December 2014/January 2015

Sandhill Cranes

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Exposed: Linking Human Health and the Environment

As an assortment of pollutants leach into our lives, the harmful effects continue to surface in public health. Read about the connections between human health and environmental concerns associated with energy, pesticides and climate change. This article is featured in an Appalachian Voices webinar

Breaking Boundaries: Contemporary Appalachian Art

No solid boundaries define the work of contemporary Appalachian artists. Some pull from the narratives and imagery embedded in the region’s landscape and culture, while others reject tradition and embrace globalized approaches to their work. Yet what unites all of these artists are the stories they each hold, waiting to be told.

Fighting Mountaintop Removal During the Obama Years

In 2009, representatives of the new Obama administration repeated that “the administration will do what the science calls for.” In Appalachia, the science calls for an end to mountaintop removal coal mining. Six years later, mountaintop removal is still happening.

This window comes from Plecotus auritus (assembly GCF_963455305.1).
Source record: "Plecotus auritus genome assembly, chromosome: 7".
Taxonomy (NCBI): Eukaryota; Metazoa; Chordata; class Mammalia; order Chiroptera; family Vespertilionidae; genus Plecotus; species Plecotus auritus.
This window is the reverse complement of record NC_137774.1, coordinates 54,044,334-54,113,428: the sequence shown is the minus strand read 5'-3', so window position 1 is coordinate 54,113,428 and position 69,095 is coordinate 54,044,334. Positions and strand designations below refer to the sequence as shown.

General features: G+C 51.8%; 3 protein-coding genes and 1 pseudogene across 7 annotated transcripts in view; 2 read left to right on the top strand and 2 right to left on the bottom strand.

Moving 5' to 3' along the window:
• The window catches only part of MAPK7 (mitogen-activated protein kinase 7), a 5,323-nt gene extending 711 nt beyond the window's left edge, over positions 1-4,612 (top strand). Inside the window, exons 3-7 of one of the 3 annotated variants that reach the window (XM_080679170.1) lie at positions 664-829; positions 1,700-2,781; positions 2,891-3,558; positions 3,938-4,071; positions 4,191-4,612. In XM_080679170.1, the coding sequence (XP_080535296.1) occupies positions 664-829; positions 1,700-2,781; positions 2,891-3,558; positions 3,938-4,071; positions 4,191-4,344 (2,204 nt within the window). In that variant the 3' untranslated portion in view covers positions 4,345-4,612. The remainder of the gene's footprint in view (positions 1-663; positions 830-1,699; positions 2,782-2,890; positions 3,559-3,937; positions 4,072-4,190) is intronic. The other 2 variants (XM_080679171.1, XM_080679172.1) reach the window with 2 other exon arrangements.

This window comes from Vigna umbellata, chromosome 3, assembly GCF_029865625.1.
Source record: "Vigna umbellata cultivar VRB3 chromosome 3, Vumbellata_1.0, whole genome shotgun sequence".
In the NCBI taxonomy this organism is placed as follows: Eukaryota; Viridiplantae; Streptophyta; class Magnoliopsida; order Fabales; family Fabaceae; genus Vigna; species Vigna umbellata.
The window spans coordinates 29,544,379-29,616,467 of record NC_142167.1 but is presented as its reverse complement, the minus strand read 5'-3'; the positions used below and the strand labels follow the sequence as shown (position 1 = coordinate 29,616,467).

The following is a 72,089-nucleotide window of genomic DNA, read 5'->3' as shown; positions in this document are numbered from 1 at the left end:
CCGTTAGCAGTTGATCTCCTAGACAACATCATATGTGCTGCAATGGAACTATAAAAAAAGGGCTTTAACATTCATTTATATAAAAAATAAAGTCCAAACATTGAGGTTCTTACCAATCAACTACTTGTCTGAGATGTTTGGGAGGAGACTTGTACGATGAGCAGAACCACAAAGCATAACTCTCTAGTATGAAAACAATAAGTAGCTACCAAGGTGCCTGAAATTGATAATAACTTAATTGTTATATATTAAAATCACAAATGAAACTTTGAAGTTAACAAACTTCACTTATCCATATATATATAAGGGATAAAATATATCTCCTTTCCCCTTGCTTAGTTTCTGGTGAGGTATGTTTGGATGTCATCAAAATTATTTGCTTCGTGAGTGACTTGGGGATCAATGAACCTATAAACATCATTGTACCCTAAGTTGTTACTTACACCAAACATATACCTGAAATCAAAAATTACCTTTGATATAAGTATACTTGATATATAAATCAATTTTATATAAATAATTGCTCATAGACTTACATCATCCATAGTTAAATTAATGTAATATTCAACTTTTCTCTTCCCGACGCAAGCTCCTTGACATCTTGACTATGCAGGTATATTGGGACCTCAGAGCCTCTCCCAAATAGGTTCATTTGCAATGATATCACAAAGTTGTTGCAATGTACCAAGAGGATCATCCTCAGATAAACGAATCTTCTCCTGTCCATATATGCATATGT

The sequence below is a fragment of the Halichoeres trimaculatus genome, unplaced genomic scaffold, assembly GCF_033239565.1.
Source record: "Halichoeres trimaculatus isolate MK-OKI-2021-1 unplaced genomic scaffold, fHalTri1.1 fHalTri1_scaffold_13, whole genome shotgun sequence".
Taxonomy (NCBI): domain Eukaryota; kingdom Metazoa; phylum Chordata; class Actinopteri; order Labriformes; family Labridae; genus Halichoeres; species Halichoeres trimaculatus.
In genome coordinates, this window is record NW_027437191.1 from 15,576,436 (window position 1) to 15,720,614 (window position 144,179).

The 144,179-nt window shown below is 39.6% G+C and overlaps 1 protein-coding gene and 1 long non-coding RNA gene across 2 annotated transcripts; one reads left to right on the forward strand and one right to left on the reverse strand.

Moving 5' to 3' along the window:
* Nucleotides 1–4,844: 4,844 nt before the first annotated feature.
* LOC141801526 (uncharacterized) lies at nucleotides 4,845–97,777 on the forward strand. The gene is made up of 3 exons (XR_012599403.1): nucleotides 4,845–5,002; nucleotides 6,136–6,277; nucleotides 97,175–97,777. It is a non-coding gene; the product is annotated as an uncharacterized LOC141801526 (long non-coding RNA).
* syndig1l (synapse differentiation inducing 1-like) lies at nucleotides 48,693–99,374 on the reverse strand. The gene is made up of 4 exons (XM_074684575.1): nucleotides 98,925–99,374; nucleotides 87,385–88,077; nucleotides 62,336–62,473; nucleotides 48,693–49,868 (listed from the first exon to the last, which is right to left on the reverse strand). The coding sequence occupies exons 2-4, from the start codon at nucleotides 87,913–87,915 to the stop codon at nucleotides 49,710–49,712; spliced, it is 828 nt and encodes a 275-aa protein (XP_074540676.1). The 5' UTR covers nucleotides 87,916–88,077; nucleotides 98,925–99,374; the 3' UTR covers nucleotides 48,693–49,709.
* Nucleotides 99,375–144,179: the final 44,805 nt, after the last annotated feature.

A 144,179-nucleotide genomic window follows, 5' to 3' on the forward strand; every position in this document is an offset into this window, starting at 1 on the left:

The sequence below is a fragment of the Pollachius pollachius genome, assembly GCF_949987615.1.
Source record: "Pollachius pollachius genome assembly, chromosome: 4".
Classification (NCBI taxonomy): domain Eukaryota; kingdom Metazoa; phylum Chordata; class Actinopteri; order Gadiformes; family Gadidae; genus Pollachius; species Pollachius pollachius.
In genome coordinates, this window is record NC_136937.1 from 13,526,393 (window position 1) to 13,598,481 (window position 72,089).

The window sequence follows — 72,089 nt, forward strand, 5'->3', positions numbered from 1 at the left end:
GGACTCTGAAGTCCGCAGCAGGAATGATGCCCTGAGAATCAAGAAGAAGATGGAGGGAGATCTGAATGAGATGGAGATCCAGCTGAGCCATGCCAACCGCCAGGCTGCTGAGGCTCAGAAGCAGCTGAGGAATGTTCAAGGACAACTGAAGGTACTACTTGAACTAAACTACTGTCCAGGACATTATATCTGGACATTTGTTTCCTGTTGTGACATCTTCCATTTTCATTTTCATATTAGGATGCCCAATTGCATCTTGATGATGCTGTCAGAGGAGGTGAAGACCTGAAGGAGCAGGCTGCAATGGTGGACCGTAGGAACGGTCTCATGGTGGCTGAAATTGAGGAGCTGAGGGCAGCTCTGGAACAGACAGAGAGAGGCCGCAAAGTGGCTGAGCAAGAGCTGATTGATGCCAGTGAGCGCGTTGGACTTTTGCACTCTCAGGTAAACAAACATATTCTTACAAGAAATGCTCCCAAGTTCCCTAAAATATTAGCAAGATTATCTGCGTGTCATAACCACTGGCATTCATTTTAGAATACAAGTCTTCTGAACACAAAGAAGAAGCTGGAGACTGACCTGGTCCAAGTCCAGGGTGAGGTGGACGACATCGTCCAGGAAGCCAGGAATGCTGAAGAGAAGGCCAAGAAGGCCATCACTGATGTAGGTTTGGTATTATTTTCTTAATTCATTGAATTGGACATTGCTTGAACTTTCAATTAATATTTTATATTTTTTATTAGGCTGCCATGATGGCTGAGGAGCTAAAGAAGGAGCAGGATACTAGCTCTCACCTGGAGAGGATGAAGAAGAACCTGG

Appalachia’s Health Checkup

For decades, residents of Appalachia have struggled with poor health and disproportionate rates of chronic disease. In the face of these challenges, efforts to bring medical care to those in need and foster healthier communities are growing.

Remembering an Environmental Warrior

Lenny Kohm was an activist who inspired countless people from the Arctic to Appalachia to stand up and exercise their right to protect the land and communities they love. We share several of the many tributes made to this hero, known by many as “The Chief.”

Southeast Solar Updates

Catch up on regional solar news, from an experimental solar power plant to community solar initiatives to good and bad state policies.

Entrepreneur Banks on the Sun

The contraption looks like a piece of a tanning bed, exposed on a rooftop, leaning toward the sun. But rather than emitting powerful UV rays, these tubes capture them and heat water in a process called solar thermal, harnessing the sun’s energy at a rate that is more than five times more effective than most photovoltaic solar panels.